On April 23, 2020, Idaho’s Governor Little adopted “Guidelines” that constitute a “data-driven approach to opening up Idaho’s economy.” The proposed approach is intended to reduce the risk of COVID-19 to the State’s most vulnerable population and preserve capacity in the healthcare system, while opening up businesses safely. The Governor’s action readily acknowledges that employee and consumer confidence is necessary to promote business stability and growth.
Re-opening is phased using four increments that may begin on May 1, 2020. This plan, however, is contingent upon review by the Idaho Division of Public Health and the Governor’s Coronavirus Working Group of syndromic, epidemiological and healthcare criteria every two weeks to assess if criteria are met or continue to be met. To being or advance to the next stage, all criteria must be met. If the criteria indicate that trends are beginning to move in the wrong direction, or there is evidence that a stage has adversely impacted rates, stages may have to be extended or reversed. The dates proposed in this Guideline are only an estimated timeline.
At all times and regardless of stage, residents and employers must:
- Maintain the six-foot physical distancing requirements for employees and patrons
- Provide adequate sanitation and personal hygiene for employees, vendors, and patrons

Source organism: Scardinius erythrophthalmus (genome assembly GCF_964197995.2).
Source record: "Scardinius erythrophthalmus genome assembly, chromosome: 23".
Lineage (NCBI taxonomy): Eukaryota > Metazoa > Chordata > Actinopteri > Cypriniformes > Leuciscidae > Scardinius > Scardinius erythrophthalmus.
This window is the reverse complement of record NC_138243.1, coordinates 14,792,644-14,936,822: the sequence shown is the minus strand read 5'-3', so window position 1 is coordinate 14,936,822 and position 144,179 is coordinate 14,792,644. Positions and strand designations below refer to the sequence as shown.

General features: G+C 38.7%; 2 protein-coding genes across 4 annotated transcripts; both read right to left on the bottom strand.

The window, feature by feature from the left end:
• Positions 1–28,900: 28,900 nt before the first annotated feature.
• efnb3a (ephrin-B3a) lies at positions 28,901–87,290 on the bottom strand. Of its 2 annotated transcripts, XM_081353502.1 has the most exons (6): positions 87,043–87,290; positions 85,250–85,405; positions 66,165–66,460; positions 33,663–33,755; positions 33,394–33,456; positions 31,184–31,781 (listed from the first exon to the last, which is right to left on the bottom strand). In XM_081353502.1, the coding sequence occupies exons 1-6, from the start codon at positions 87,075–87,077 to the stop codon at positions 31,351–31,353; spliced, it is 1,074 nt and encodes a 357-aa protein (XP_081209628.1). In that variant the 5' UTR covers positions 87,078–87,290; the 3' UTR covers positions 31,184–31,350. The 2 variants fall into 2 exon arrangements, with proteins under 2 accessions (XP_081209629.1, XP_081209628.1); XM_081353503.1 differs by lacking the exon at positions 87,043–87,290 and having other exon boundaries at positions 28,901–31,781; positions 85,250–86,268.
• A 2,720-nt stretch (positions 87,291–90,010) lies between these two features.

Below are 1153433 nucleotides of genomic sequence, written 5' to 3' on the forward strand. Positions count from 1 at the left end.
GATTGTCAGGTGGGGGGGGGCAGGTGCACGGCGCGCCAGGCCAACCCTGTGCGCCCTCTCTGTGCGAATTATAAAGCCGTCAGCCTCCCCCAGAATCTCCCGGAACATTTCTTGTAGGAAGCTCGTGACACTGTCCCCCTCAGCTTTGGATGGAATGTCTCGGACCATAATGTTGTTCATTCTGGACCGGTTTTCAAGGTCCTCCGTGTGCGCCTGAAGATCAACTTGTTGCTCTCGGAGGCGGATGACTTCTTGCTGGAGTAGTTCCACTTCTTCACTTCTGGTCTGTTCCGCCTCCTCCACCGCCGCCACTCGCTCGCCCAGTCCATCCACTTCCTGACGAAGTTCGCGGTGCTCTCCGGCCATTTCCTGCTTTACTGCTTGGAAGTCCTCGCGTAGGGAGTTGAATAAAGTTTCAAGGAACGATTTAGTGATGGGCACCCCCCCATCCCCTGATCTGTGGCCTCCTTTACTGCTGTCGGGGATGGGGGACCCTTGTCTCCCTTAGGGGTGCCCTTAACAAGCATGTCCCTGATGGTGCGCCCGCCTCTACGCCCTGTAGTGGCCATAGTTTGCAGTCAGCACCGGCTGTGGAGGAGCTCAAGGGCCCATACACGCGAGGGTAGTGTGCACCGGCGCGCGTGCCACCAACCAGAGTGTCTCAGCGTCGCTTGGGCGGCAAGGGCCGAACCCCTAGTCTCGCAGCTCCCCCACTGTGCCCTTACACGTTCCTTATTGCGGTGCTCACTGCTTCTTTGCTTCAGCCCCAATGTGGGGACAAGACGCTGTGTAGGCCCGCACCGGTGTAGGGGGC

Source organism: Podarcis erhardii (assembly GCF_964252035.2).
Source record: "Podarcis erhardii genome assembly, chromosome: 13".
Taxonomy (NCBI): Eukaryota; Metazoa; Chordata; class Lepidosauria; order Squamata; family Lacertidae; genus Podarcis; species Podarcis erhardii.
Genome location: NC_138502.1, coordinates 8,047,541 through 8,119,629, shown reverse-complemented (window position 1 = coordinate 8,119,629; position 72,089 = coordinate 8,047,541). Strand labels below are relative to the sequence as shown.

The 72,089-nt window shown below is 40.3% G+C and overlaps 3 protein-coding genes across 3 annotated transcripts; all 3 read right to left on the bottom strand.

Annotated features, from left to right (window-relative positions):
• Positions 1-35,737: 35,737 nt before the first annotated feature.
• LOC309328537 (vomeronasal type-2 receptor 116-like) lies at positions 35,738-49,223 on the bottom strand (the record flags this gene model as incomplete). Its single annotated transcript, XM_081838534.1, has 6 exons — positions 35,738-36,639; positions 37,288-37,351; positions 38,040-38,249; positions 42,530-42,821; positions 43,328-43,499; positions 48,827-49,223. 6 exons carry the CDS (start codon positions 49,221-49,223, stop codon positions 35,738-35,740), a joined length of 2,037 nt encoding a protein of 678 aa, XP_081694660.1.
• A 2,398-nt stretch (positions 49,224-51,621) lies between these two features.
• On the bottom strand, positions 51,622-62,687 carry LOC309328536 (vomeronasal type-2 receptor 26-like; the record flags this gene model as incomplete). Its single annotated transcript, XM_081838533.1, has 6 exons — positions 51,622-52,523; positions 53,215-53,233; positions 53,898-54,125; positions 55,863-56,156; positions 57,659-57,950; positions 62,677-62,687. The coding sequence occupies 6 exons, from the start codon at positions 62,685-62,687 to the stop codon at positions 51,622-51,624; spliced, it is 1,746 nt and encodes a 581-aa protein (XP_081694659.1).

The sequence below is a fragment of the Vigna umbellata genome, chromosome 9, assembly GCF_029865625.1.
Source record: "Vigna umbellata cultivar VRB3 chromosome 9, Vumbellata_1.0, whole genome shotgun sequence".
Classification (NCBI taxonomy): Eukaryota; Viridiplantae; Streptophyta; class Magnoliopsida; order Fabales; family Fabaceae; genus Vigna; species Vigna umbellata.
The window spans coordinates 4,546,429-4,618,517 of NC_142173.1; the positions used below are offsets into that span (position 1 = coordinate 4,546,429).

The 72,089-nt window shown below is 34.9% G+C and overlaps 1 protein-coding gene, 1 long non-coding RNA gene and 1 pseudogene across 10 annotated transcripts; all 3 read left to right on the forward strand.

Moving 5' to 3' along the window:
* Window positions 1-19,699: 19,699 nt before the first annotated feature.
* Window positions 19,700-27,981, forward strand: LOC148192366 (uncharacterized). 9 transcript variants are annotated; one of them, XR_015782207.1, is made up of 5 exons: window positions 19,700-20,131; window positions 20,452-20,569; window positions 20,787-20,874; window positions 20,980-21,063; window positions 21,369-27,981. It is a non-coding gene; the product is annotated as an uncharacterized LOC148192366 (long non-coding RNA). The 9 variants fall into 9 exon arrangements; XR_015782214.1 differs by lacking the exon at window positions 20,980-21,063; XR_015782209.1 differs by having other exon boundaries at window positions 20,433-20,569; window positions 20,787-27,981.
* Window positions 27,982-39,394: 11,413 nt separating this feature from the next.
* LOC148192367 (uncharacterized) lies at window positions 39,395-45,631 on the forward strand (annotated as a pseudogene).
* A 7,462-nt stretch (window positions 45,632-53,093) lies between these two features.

- Ensure frequent disinfection of the business as well as regular cleaning, especially of high-touch surfaces
- Identify how personal use items such as masks, face coverings, and gloves may be required by employees, vendors, and/or patrons
- Provide services while limiting close interactions with patrons
- Identify strategies for addressing ill employees, which should include requiring COVID-19 positive employees to stay at home while infectious, and may include keeping employees who were directly exposed to a COVID-19 positive employee away from the workplace, and the closure of the business until the location can be properly disinfected
- On a case-by-case basis, include other practices appropriate for specific types of businesses such as screening of employees for illness and exposures upon work entry, requiring non-cash transactions, etc.
During the initial phase from May 1 to May 15, assuming the criteria mentioned above have been met, employers should continue to encourage telework, whenever possible and feasible with business operations. Employees should be returned to work in phases, if physical distancing, personal protections and sanitation are feasible. Vulnerable individuals should continue to self-quarantine. Of significance, employers should make special workplace accommodations for these employees if they are unable to work from home. Non-essential businesses which are not excluded in the amended order may implement plans for re-opening that demonstrate the ability to meet business protocols.
While the Guidelines adopted today represent an important first step, they are obviously contingent upon the State’s ability to demonstrate that conditions have improved and will continue to do so. Employers would be wise to carefully study the contemplated course of action and to begin addressing how they can fulfill what will be required of them.